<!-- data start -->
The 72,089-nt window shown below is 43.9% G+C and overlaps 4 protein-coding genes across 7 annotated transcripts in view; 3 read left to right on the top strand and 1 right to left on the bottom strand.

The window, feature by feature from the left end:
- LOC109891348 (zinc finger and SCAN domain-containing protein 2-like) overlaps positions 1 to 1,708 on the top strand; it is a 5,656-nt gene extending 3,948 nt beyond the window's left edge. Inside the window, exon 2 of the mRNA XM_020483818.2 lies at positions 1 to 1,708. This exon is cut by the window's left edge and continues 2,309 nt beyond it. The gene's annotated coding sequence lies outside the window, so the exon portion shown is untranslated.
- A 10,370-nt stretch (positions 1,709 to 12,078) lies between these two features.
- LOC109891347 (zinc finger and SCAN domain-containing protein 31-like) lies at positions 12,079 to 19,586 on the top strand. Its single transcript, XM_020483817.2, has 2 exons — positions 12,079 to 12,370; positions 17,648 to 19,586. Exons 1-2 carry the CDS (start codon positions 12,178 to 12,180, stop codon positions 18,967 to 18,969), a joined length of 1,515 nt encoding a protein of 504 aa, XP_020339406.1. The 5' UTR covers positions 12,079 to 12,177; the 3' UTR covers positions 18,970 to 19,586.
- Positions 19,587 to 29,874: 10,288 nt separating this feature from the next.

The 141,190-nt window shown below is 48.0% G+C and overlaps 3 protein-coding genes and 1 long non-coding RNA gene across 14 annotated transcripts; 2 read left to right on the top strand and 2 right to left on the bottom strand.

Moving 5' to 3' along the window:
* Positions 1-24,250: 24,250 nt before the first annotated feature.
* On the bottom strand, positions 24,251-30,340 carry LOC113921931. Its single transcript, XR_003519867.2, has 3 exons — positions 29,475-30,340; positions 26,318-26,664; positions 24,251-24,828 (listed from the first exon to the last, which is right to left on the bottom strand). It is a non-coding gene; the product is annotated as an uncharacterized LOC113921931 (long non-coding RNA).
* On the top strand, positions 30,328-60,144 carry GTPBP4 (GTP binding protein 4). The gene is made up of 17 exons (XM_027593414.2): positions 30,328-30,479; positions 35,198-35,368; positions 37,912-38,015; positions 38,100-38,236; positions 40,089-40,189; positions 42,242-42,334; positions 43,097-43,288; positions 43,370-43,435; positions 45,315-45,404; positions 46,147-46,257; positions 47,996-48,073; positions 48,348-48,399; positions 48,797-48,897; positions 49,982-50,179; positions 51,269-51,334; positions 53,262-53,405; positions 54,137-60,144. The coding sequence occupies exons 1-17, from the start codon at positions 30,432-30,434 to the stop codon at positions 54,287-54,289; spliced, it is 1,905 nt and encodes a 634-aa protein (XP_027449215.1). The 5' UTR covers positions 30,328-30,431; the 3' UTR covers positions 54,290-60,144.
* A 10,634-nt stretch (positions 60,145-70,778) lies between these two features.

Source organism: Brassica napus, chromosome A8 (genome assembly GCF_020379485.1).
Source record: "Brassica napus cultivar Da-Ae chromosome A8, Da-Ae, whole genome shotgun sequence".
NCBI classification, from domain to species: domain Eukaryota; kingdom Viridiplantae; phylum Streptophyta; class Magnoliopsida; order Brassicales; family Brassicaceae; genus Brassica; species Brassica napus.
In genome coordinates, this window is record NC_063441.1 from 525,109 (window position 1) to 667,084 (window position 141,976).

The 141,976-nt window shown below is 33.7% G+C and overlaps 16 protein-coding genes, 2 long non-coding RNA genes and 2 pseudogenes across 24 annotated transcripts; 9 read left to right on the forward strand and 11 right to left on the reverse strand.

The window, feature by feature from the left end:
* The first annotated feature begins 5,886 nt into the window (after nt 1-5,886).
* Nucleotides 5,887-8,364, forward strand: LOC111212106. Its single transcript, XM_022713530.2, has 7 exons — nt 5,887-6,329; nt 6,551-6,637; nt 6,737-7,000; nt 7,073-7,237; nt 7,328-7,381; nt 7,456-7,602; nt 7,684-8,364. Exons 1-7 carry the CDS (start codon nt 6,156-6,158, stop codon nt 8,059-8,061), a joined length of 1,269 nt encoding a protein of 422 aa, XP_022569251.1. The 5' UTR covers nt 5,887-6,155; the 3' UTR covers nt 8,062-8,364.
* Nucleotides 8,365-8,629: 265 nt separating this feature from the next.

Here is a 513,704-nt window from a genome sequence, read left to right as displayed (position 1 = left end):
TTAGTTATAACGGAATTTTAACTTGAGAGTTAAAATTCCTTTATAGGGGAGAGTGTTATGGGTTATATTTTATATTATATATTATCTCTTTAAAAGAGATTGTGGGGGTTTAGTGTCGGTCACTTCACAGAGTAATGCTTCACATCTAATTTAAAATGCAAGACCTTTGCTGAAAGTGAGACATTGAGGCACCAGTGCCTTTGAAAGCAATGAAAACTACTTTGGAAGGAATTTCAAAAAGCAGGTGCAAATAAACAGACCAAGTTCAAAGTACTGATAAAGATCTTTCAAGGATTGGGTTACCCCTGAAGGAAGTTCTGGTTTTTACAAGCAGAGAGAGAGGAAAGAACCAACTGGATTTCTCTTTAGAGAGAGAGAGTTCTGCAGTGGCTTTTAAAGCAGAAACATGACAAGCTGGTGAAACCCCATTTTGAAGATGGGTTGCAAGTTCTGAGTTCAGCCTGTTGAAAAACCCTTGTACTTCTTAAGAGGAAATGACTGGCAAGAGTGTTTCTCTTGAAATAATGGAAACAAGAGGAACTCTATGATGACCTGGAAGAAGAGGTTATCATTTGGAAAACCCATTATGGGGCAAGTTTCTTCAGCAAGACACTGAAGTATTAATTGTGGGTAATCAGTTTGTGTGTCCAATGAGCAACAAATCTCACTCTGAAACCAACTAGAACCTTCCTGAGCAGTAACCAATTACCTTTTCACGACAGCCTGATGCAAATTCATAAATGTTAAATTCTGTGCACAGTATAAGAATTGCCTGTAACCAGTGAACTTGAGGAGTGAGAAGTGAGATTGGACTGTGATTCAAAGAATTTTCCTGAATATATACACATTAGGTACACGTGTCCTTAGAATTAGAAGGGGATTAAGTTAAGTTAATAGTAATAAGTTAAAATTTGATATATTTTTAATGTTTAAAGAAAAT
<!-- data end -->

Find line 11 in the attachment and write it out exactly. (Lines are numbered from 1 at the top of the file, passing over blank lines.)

* On the top strand, positions 30,328-60,144 carry GTPBP4 (GTP binding protein 4). The gene is made up of 17 exons (XM_027593414.2): positions 30,328-30,479; positions 35,198-35,368; positions 37,912-38,015; positions 38,100-38,236; positions 40,089-40,189; positions 42,242-42,334; positions 43,097-43,288; positions 43,370-43,435; positions 45,315-45,404; positions 46,147-46,257; positions 47,996-48,073; positions 48,348-48,399; positions 48,797-48,897; positions 49,982-50,179; positions 51,269-51,334; positions 53,262-53,405; positions 54,137-60,144. The coding sequence occupies exons 1-17, from the start codon at positions 30,432-30,434 to the stop codon at positions 54,287-54,289; spliced, it is 1,905 nt and encodes a 634-aa protein (XP_027449215.1). The 5' UTR covers positions 30,328-30,431; the 3' UTR covers positions 54,290-60,144.